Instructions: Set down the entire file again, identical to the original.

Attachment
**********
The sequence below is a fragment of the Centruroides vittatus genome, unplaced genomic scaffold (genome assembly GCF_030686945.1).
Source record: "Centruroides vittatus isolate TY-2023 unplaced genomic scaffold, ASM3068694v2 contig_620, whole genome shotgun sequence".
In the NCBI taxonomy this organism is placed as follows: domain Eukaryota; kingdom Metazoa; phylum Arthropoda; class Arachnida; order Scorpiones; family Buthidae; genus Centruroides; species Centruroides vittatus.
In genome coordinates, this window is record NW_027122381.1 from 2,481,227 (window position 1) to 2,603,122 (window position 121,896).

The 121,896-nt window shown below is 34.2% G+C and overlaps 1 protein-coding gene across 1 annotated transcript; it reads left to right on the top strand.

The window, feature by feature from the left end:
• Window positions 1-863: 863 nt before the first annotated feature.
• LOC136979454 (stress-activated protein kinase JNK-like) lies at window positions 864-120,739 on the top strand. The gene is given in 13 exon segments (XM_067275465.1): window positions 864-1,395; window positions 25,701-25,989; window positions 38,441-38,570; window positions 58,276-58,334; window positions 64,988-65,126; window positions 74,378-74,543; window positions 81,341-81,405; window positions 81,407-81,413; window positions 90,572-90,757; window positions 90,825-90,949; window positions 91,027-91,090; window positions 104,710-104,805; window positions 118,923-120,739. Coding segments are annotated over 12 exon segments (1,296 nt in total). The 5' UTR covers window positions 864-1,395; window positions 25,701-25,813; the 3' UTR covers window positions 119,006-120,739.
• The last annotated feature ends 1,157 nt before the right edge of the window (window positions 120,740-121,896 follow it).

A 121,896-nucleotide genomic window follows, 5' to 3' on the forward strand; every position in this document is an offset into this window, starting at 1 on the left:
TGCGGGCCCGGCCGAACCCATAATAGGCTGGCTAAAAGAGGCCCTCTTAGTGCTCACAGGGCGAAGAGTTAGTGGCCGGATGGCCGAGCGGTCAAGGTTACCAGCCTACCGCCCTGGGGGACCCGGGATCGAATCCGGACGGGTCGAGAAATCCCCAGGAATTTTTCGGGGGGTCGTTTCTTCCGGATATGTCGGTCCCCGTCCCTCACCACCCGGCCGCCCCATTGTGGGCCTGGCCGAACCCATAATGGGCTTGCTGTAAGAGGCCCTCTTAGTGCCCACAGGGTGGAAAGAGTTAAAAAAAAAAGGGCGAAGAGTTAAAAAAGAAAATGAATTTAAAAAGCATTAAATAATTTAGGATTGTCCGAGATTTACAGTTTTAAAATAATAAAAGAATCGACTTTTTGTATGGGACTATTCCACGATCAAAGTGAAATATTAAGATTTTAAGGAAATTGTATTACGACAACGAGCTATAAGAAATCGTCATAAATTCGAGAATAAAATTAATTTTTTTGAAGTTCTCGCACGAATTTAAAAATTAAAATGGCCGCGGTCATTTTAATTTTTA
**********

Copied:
The sequence below is a fragment of the Centruroides vittatus genome, unplaced genomic scaffold (genome assembly GCF_030686945.1).
Source record: "Centruroides vittatus isolate TY-2023 unplaced genomic scaffold, ASM3068694v2 contig_620, whole genome shotgun sequence".
In the NCBI taxonomy this organism is placed as follows: domain Eukaryota; kingdom Metazoa; phylum Arthropoda; class Arachnida; order Scorpiones; family Buthidae; genus Centruroides; species Centruroides vittatus.
In genome coordinates, this window is record NW_027122381.1 from 2,481,227 (window position 1) to 2,603,122 (window position 121,896).

The 121,896-nt window shown below is 34.2% G+C and overlaps 1 protein-coding gene across 1 annotated transcript; it reads left to right on the top strand.

The window, feature by feature from the left end:
• Window positions 1-863: 863 nt before the first annotated feature.
• LOC136979454 (stress-activated protein kinase JNK-like) lies at window positions 864-120,739 on the top strand. The gene is given in 13 exon segments (XM_067275465.1): window positions 864-1,395; window positions 25,701-25,989; window positions 38,441-38,570; window positions 58,276-58,334; window positions 64,988-65,126; window positions 74,378-74,543; window positions 81,341-81,405; window positions 81,407-81,413; window positions 90,572-90,757; window positions 90,825-90,949; window positions 91,027-91,090; window positions 104,710-104,805; window positions 118,923-120,739. Coding segments are annotated over 12 exon segments (1,296 nt in total). The 5' UTR covers window positions 864-1,395; window positions 25,701-25,813; the 3' UTR covers window positions 119,006-120,739.
• The last annotated feature ends 1,157 nt before the right edge of the window (window positions 120,740-121,896 follow it).

A 121,896-nucleotide genomic window follows, 5' to 3' on the forward strand; every position in this document is an offset into this window, starting at 1 on the left:
TGCGGGCCCGGCCGAACCCATAATAGGCTGGCTAAAAGAGGCCCTCTTAGTGCTCACAGGGCGAAGAGTTAGTGGCCGGATGGCCGAGCGGTCAAGGTTACCAGCCTACCGCCCTGGGGGACCCGGGATCGAATCCGGACGGGTCGAGAAATCCCCAGGAATTTTTCGGGGGGTCGTTTCTTCCGGATATGTCGGTCCCCGTCCCTCACCACCCGGCCGCCCCATTGTGGGCCTGGCCGAACCCATAATGGGCTTGCTGTAAGAGGCCCTCTTAGTGCCCACAGGGTGGAAAGAGTTAAAAAAAAAAGGGCGAAGAGTTAAAAAAGAAAATGAATTTAAAAAGCATTAAATAATTTAGGATTGTCCGAGATTTACAGTTTTAAAATAATAAAAGAATCGACTTTTTGTATGGGACTATTCCACGATCAAAGTGAAATATTAAGATTTTAAGGAAATTGTATTACGACAACGAGCTATAAGAAATCGTCATAAATTCGAGAATAAAATTAATTTTTTTGAAGTTCTCGCACGAATTTAAAAATTAAAATGGCCGCGGTCATTTTAATTTTTA